Its no coincidence that I started this blog around the same time as I started fieldwork this fall. There's a profound meditative quality to developing a thought through iterations of text. I'm referring to memo writing, an important aspect of qualitative research methods.
I am quite good at maintaining discipline among my numbers. All my quantitative data, be it from a research project or personal logs, are well organized. My folder structure is orderly, my paths consistent, my code annotated and clean. Read JP Ferguson's post on this for inspiration if you want to do this as well. However, the idea of discipline among my words is new to me.
Which is why I so glad Samer insists on disciplined memoing to accompany fieldwork. For each observation session, I take field notes, always by hand (delike alpha with a fude nib with iroshizuku shin ryoku ink on 80gsm paper notebooks). I then type out my field notes into a word doc in a secure cloud drive to which Samer has access. This addds a layer of clarity as my field notes are written live while my transcription has the benefit of retrospection. Soon after, I write a descriptive memo based on my field notes. This decriptive memo differs from field notes that it is in prose, rather than bulletform or diagramform as my notes are. As far as possible I avoid abstraction, focusing instead on constructing a narrative, which is selective by definition. Next is the analytical memo, in which I attempt at abstraction, but only from the description, and not to theory. At this stage I attempt to form concepts or isolate practices, and assess for patterns. Finally comes the theoretical memo where I attempt to connect my abstraction to existing theory. In some ways this last step is both the most fun and the least consequential, as I will iterate through stances and frameworks in an attempt to find a spark.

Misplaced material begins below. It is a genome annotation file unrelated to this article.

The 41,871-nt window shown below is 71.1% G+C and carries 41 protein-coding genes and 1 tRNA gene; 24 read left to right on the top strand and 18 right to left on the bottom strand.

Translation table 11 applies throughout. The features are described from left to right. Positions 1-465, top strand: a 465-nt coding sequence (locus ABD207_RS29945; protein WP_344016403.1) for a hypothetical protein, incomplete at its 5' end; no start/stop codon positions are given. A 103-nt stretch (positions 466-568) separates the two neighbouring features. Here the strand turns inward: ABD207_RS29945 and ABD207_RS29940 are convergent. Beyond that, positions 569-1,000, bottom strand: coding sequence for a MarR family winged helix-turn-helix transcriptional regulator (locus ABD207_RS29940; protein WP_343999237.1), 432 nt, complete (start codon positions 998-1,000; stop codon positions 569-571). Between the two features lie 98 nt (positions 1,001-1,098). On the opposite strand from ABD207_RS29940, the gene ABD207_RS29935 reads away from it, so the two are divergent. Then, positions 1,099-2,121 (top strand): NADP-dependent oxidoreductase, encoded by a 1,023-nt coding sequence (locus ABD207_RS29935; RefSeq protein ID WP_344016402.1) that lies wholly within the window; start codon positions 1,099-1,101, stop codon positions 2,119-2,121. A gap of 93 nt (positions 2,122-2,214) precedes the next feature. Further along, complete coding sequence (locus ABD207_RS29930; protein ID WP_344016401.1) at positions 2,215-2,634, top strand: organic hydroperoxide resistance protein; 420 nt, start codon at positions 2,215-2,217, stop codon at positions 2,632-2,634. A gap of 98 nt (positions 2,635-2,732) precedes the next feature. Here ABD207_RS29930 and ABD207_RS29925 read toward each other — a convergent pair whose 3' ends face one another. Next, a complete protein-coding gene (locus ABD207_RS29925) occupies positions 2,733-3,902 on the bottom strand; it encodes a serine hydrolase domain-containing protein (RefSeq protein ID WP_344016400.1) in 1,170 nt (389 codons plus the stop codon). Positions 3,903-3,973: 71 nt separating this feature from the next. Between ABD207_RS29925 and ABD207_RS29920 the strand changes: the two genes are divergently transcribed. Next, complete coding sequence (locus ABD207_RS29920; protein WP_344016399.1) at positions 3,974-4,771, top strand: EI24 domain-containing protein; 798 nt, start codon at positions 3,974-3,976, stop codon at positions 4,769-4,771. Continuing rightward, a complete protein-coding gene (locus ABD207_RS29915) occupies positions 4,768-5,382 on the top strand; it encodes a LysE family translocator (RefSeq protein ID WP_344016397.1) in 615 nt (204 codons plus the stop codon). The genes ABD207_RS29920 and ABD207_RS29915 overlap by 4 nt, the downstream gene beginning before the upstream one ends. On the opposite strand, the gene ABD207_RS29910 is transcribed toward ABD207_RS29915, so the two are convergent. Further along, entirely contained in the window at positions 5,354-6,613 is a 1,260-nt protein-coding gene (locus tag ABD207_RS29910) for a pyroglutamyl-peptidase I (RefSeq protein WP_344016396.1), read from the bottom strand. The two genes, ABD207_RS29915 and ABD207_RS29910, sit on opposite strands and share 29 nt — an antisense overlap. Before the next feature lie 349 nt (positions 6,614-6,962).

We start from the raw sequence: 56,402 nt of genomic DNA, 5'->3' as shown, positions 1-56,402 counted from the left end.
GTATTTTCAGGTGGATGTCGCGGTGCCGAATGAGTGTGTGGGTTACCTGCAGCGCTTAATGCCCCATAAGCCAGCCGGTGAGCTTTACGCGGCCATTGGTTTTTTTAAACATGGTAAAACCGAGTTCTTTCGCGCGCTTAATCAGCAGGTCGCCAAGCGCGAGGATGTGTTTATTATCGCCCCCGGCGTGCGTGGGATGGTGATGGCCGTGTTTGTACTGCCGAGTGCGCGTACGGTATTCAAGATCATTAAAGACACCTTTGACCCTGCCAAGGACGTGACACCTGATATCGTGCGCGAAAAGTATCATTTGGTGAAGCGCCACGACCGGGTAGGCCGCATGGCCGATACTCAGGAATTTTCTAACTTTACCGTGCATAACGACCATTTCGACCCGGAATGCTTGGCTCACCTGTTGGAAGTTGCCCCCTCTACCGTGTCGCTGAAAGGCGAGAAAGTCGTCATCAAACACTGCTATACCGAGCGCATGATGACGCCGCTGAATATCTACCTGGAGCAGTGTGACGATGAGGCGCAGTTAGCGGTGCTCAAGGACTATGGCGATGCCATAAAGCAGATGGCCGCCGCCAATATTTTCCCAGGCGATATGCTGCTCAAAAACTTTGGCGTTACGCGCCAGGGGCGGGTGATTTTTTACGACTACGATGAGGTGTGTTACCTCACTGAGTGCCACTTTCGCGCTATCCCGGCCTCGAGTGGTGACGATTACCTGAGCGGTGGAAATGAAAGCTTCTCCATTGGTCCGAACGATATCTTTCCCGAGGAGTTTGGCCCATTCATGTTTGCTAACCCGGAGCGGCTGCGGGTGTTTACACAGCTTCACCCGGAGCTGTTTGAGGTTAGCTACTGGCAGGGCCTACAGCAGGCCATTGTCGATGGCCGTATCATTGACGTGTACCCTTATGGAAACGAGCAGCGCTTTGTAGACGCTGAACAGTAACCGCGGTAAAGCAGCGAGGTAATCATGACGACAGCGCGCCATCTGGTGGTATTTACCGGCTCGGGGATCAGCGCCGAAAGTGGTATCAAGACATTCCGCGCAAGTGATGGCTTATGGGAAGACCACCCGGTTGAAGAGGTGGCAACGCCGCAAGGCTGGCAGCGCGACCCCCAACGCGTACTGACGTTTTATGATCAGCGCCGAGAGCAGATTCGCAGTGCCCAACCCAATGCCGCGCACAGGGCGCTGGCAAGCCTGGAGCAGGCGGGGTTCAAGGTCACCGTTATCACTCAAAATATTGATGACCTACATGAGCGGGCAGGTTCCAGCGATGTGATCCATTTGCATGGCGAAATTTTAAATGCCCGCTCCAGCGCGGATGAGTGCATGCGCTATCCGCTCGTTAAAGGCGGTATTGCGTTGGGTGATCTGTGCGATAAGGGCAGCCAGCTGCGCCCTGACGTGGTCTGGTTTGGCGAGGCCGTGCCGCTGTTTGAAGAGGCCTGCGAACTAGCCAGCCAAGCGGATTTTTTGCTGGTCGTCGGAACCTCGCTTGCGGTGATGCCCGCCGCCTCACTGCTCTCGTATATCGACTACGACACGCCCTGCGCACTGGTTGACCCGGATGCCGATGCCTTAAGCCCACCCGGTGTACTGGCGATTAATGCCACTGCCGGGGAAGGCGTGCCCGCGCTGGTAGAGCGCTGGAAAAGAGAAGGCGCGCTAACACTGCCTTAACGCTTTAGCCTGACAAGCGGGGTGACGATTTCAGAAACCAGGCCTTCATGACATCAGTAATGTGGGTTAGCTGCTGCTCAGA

When I took Charlotte Cloutier's excellent qualitative methods class this past summer, because of the necessary speed of collecting data AND writing a paper within a semester, I did not adopt this interative process, instead using drafts of my term paper as a locus of iteration, going directly from raw data to theorizing with minimal memo'ing in between. A mistake, in retrospect, I can see it now. And of course it was. What was I thinking, treating this incredibly important aspect of research rigor as mere rigmarole. Not only does it make for more legitimate theory, in the sense of creating chains of evidence, it acutally makes for stronger theory. Which should be obvious, there's a reason why brilliant methods scholars like Strauss and Langley recommend method such as these. Once again, I forget, all these accolades aren't just window dressing. Respect the chair, dumbass
There's something mesmerising about textual objects that draws me toward them. The power that they have, at key moments, to shape entire organizations and societies, is incredible, something akin to divinity. Its no surprise that for most of human history, the only texts that most people likely had access to or even were aware of, were religious dogma.
More to follow on this thread, especially as I take Saku Mantere's qualitative methods class this coming winter.